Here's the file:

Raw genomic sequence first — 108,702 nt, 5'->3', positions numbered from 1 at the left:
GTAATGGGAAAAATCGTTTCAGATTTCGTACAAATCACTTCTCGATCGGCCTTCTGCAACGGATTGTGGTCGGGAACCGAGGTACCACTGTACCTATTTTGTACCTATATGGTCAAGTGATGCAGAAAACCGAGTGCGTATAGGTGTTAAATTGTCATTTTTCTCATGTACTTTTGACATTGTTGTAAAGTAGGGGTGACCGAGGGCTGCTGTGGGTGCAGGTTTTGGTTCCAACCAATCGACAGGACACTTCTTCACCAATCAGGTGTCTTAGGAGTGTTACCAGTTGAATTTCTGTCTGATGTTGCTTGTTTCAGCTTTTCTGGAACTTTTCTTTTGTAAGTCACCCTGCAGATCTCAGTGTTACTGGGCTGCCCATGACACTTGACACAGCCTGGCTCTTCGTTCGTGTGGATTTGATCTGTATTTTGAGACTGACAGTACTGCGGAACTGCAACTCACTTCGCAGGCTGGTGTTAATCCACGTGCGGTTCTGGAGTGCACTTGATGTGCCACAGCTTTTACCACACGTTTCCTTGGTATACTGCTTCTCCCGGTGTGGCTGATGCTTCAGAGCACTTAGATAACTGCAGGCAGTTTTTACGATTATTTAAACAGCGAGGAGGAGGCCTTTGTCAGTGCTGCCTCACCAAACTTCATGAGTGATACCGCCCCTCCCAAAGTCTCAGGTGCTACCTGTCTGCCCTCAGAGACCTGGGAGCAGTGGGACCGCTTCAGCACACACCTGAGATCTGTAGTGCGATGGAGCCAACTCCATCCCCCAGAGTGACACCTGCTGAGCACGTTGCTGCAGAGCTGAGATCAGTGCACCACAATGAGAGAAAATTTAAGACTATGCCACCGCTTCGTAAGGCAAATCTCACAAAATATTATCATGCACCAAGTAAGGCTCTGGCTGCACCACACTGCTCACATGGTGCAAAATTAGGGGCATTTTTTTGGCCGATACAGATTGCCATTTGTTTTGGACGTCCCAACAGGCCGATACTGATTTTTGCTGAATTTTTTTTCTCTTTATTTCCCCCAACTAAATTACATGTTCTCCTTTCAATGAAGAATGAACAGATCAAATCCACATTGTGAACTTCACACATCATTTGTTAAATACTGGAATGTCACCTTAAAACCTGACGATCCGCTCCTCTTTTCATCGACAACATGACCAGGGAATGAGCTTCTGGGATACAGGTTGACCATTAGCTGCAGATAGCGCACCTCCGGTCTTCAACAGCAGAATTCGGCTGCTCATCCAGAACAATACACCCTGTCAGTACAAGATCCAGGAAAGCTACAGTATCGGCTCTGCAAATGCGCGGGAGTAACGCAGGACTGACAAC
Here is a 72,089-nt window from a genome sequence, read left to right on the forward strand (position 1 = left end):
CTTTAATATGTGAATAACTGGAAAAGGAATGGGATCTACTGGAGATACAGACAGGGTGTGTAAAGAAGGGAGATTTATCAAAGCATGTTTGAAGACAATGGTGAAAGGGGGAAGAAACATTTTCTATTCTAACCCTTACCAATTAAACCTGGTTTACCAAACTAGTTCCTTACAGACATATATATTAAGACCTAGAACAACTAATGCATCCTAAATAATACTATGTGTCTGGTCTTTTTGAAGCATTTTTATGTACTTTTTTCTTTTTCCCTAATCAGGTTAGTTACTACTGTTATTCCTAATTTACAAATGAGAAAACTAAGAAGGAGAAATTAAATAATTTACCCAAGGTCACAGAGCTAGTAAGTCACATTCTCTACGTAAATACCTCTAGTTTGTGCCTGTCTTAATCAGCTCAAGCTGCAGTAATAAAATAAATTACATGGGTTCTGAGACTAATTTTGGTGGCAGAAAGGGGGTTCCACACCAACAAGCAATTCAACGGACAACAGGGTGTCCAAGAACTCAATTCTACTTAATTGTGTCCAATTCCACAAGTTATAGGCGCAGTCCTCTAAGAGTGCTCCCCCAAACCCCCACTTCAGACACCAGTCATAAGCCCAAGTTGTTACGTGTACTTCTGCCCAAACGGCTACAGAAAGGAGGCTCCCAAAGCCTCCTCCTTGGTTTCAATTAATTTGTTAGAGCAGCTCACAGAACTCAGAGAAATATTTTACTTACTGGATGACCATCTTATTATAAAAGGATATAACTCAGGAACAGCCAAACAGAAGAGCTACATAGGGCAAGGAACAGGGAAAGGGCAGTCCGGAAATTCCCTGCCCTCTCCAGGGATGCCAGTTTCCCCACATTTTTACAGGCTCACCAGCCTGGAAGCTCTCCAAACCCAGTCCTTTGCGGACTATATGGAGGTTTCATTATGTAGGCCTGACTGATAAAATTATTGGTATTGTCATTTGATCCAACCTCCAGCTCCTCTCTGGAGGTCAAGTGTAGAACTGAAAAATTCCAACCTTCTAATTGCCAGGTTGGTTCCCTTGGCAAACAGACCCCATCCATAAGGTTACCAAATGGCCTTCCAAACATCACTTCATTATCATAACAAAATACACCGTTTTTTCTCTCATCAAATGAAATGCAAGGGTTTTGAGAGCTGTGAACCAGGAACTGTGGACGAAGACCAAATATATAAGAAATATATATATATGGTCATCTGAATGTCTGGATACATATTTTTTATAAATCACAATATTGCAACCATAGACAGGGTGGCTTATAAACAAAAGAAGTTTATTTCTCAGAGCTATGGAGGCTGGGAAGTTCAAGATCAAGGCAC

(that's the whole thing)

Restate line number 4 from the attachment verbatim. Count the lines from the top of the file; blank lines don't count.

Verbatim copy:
CTTTAATATGTGAATAACTGGAAAAGGAATGGGATCTACTGGAGATACAGACAGGGTGTGTAAAGAAGGGAGATTTATCAAAGCATGTTTGAAGACAATGGTGAAAGGGGGAAGAAACATTTTCTATTCTAACCCTTACCAATTAAACCTGGTTTACCAAACTAGTTCCTTACAGACATATATATTAAGACCTAGAACAACTAATGCATCCTAAATAATACTATGTGTCTGGTCTTTTTGAAGCATTTTTATGTACTTTTTTCTTTTTCCCTAATCAGGTTAGTTACTACTGTTATTCCTAATTTACAAATGAGAAAACTAAGAAGGAGAAATTAAATAATTTACCCAAGGTCACAGAGCTAGTAAGTCACATTCTCTACGTAAATACCTCTAGTTTGTGCCTGTCTTAATCAGCTCAAGCTGCAGTAATAAAATAAATTACATGGGTTCTGAGACTAATTTTGGTGGCAGAAAGGGGGTTCCACACCAACAAGCAATTCAACGGACAACAGGGTGTCCAAGAACTCAATTCTACTTAATTGTGTCCAATTCCACAAGTTATAGGCGCAGTCCTCTAAGAGTGCTCCCCCAAACCCCCACTTCAGACACCAGTCATAAGCCCAAGTTGTTACGTGTACTTCTGCCCAAACGGCTACAGAAAGGAGGCTCCCAAAGCCTCCTCCTTGGTTTCAATTAATTTGTTAGAGCAGCTCACAGAACTCAGAGAAATATTTTACTTACTGGATGACCATCTTATTATAAAAGGATATAACTCAGGAACAGCCAAACAGAAGAGCTACATAGGGCAAGGAACAGGGAAAGGGCAGTCCGGAAATTCCCTGCCCTCTCCAGGGATGCCAGTTTCCCCACATTTTTACAGGCTCACCAGCCTGGAAGCTCTCCAAACCCAGTCCTTTGCGGACTATATGGAGGTTTCATTATGTAGGCCTGACTGATAAAATTATTGGTATTGTCATTTGATCCAACCTCCAGCTCCTCTCTGGAGGTCAAGTGTAGAACTGAAAAATTCCAACCTTCTAATTGCCAGGTTGGTTCCCTTGGCAAACAGACCCCATCCATAAGGTTACCAAATGGCCTTCCAAACATCACTTCATTATCATAACAAAATACACCGTTTTTTCTCTCATCAAATGAAATGCAAGGGTTTTGAGAGCTGTGAACCAGGAACTGTGGACGAAGACCAAATATATAAGAAATATATATATATGGTCATCTGAATGTCTGGATACATATTTTTTATAAATCACAATATTGCAACCATAGACAGGGTGGCTTATAAACAAAAGAAGTTTATTTCTCAGAGCTATGGAGGCTGGGAAGTTCAAGATCAAGGCAC